B. Personal Income Tax returns for IBTs

Existing laws for filing federal income tax returns require non-residents with US source income to file an individual income tax return on Form 1040NR.13 To file these individual tax returns, IBT’s must have a valid SSN or ITIN; however, some IBTs are not eligible to obtain an SSN and obtaining an ITIN can be difficult and especially burdensome for reporting incidental business travel, which may only result in a treaty based tax return. In lieu of non-resident IBTs filing an individual federal income tax return, the proposal is to amend the process or the Internal Revenue Code to allow employers to file a composite return for their participating IBTs and those of affiliated entities. IBTs included on such composite returns would not be required to provide an SSN or ITIN.

VIII. SIMILAR STATE LAWS

California may be a particularly challenging location for companies with international business travelers, because California taxes nonresidents on compensation for services performed in California and does not follow tax treaties between the United States and foreign countries for individual income tax relief.14

To ease the tax compliance and administrative burden for companies and employees, on September 18, 2020, California Assembly Bill 2660 (A.B. 2660) was signed into law. The new provisions of the California law allow companies the option of filing a group return for their foreign employees who travel to California for work and incur a personal income tax liability.15

For taxable years beginning on or after January 1, 2021, and before January 1, 2026, A.B. 2660 amends California Revenue and Taxation Code (CRTC) Section 18624 to “prohibit the Franchise Tax Board from requiring a nonresident alien, as defined, to provide a SSN or ITIN when filing a state tax return, statement, or other document if the nonresident alien is not eligible for or has not been issued a SSN or ITIN.”16

Additionally, A.B. 2660 adds new CRTC Section 18537, pursuant to which the FTB “shall provide for the filing of a group return by a taxpayer, or an entity authorized by the taxpayer to file on its behalf, for one or more electing nonresident aliens who receive taxable income…for services that take place in this state.”17

Furthermore, the “taxpayer, or an entity authorized by the taxpayer to file on its behalf, as the agent for the electing nonresident aliens, shall make the payments of tax, additions to tax, interest, and penalties otherwise required to be paid by, or imposed on, the electing nonresident aliens.”18 Amounts paid on behalf of the electing nonresident aliens are excluded from the nonresident alien’s gross income.19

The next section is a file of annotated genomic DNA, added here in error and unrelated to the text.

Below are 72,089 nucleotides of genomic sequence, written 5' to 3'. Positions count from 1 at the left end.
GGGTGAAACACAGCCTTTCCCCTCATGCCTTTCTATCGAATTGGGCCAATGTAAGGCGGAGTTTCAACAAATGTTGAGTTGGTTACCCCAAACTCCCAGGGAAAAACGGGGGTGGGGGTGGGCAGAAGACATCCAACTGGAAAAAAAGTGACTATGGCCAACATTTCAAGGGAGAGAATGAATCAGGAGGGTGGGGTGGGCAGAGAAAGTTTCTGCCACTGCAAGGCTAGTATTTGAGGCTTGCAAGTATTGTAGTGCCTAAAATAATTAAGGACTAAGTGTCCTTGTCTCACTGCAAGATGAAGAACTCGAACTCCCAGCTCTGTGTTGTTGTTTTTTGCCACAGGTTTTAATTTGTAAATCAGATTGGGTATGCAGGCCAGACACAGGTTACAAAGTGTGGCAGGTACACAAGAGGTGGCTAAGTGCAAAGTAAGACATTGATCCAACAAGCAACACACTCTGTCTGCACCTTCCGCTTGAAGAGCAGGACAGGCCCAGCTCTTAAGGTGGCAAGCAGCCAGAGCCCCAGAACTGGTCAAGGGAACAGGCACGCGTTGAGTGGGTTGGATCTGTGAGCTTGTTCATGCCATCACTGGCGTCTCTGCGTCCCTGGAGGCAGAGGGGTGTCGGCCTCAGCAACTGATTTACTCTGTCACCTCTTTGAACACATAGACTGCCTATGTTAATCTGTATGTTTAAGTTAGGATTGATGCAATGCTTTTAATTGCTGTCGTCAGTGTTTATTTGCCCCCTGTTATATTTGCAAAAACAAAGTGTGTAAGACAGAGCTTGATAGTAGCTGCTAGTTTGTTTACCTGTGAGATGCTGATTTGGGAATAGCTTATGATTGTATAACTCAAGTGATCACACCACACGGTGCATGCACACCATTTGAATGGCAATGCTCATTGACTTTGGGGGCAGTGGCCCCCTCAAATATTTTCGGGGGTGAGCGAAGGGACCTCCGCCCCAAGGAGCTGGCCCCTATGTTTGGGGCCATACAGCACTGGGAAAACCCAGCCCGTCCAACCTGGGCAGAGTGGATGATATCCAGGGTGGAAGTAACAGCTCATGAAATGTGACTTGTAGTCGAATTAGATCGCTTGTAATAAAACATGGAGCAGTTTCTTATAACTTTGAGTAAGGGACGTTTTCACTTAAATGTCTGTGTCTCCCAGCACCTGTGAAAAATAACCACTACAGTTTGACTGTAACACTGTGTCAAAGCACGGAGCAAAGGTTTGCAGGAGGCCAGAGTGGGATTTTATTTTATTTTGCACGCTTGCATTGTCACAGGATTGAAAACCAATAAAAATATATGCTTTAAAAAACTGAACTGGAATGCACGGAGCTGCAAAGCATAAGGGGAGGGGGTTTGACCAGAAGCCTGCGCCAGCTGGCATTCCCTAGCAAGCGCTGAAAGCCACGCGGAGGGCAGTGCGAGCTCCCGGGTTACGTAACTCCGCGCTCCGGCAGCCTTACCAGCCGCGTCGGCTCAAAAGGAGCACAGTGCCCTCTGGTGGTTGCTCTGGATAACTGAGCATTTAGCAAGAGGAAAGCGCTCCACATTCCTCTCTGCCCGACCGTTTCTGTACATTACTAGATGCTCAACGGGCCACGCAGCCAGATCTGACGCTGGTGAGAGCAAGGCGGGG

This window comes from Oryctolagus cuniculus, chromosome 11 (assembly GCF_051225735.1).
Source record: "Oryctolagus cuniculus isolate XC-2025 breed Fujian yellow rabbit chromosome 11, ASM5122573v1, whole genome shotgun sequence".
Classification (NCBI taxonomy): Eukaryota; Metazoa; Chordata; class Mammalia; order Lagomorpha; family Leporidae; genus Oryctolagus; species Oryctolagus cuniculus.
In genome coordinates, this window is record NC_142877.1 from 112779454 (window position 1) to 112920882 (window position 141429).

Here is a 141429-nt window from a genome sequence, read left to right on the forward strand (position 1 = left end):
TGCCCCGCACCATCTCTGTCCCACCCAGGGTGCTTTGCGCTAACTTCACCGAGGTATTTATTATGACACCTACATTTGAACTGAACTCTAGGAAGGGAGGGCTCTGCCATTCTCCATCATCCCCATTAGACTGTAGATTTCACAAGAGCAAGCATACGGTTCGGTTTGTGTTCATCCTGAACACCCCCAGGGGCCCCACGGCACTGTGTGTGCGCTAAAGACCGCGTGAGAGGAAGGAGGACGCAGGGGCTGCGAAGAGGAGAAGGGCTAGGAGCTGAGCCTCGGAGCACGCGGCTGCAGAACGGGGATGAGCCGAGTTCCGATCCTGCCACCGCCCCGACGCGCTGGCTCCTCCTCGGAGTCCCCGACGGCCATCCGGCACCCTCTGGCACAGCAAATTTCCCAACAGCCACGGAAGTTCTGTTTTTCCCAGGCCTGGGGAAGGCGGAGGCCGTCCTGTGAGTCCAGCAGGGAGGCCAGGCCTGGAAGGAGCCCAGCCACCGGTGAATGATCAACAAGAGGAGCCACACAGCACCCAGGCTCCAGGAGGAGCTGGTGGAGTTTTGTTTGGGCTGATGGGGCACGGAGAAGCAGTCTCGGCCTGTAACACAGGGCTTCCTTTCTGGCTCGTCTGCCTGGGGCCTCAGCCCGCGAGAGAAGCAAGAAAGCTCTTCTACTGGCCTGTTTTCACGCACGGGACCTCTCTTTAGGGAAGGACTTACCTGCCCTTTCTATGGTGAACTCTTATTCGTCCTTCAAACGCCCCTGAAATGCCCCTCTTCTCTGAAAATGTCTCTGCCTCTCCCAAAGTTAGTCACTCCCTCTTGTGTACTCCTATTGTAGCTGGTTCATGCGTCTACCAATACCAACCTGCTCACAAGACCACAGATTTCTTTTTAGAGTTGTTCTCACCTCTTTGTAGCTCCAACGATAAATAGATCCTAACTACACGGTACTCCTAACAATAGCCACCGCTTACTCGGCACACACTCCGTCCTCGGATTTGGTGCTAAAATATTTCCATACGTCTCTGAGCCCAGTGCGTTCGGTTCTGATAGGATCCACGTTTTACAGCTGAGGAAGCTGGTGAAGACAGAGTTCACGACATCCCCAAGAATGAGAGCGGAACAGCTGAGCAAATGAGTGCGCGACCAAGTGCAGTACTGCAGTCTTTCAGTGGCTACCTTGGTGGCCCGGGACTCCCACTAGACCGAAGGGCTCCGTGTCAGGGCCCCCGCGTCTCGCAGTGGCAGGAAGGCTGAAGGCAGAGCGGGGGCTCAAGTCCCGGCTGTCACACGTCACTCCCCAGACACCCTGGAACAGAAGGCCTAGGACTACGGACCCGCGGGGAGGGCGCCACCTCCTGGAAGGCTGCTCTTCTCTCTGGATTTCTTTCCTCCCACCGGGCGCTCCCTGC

CONCLUSION

The tax law requires employers to pay employment and income taxes for nonresident IBT’s, yet the law does not provide an effective mechanism for foreign employers to comply with these requirements. The proposed process or legislation would enable employers to file composite returns in lieu of W-2 reporting obligations and the income tax return filing obligations of their non-resident IBTs.


[1] The comments contained in this paper are the individual views of the authors who prepared them, and do not represent the position of the California Lawyers Association.
[2] Although the authors and/or presenters of this paper might have clients affected by the rules applicable to the subject matter of this paper and have advised such clients on applicable law, no such participant has been specifically engaged by a client to participate on this project.
[3] Delegation Paper does not constitute tax, legal, or other advice from Deloitte Tax LLP, which assumes no responsibility with respect to assessing or advising the reader as to tax, legal, or other consequences arising from the reader’s particular situation.
[4] Delegation Paper does not constitute tax, legal, or other advice from Deloitte Tax LLP, which assumes no responsibility with respect to assessing or advising the reader as to tax, legal, or other consequences arising from the reader’s particular situation.
[5] I.R.C. § 871(b)(1)
[6] Treas. Reg. § 301.6114-1(a)(1)
[7] I.R.C. § 3402(a)(1)
[8] I.R.C. §§ 6601, 6651, 6654
[9] I.R.C. § 6051(a)(2)
[10] I.R.C. § 3401(d)
[11] Treas. Reg. §31.6011(b)-2(c)
[12] I.R.C. § 6721(a)
[13] I.R.C. § 871(b)(1)
[14] See CAL. REV. & TAX CODE § 17951; CAL. CODE OF REGS., TIT. 18, §§ 17951-1, 17951-2, 17951-5; Container Corp. v. Franchise Tax Bd., 463 US 159, 196-197 (1983); Appeal of M.T. de Mey van Streefkerk, 85-SBE-135, Nov. 6, 1985; FTB Publication 1031 (2019) at 10; FTB Publication 1001 (2019) at 4; FTB Residency and Sourcing Technical Manual, § 3720.
[15] A.B. 2660, 2019-2020 REG. SESS. (CAL. 2020)
[16] See A.B. 2660, 2019-2020 REG. SESS. (CAL. 2020), LEGISLATIVE COUNSEL’S DIGEST; see A.B. 2660 §§ 2 and 3 (adding Cal. Rev. & Tax Code § 18537 and amending Cal. Rev. & Tax Code § 18624 to add new subsections (f) and (g)).
[17] See A.B. 2660 § 2 (new Cal. Rev. & Tax Code § 18537(a)).
[18] See A.B. 2660 § 2 (new Cal. Rev. & Tax Code § 18537(c)).
[19] See A.B. 2660 § 1 (new Cal. Rev. & Tax Code § 17132.1(a)).